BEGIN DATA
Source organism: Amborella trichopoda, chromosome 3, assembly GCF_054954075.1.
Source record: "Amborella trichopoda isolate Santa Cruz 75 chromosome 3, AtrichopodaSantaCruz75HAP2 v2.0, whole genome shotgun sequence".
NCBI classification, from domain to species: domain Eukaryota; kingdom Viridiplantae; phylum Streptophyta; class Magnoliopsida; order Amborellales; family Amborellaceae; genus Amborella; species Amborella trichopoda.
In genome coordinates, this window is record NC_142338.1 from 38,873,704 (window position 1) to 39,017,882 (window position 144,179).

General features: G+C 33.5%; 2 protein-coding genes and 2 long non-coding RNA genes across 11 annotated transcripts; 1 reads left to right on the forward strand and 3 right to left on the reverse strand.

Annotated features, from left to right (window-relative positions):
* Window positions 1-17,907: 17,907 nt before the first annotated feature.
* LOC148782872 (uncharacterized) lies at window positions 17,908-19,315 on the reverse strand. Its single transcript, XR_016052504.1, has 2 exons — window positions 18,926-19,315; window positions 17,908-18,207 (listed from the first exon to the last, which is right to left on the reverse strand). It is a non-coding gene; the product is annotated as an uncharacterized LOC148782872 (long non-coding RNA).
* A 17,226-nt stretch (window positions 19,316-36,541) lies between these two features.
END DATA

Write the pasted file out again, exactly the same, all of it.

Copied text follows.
Source organism: Amborella trichopoda, chromosome 3, assembly GCF_054954075.1.
Source record: "Amborella trichopoda isolate Santa Cruz 75 chromosome 3, AtrichopodaSantaCruz75HAP2 v2.0, whole genome shotgun sequence".
NCBI classification, from domain to species: domain Eukaryota; kingdom Viridiplantae; phylum Streptophyta; class Magnoliopsida; order Amborellales; family Amborellaceae; genus Amborella; species Amborella trichopoda.
In genome coordinates, this window is record NC_142338.1 from 38,873,704 (window position 1) to 39,017,882 (window position 144,179).

General features: G+C 33.5%; 2 protein-coding genes and 2 long non-coding RNA genes across 11 annotated transcripts; 1 reads left to right on the forward strand and 3 right to left on the reverse strand.

Annotated features, from left to right (window-relative positions):
* Window positions 1-17,907: 17,907 nt before the first annotated feature.
* LOC148782872 (uncharacterized) lies at window positions 17,908-19,315 on the reverse strand. Its single transcript, XR_016052504.1, has 2 exons — window positions 18,926-19,315; window positions 17,908-18,207 (listed from the first exon to the last, which is right to left on the reverse strand). It is a non-coding gene; the product is annotated as an uncharacterized LOC148782872 (long non-coding RNA).
* A 17,226-nt stretch (window positions 19,316-36,541) lies between these two features.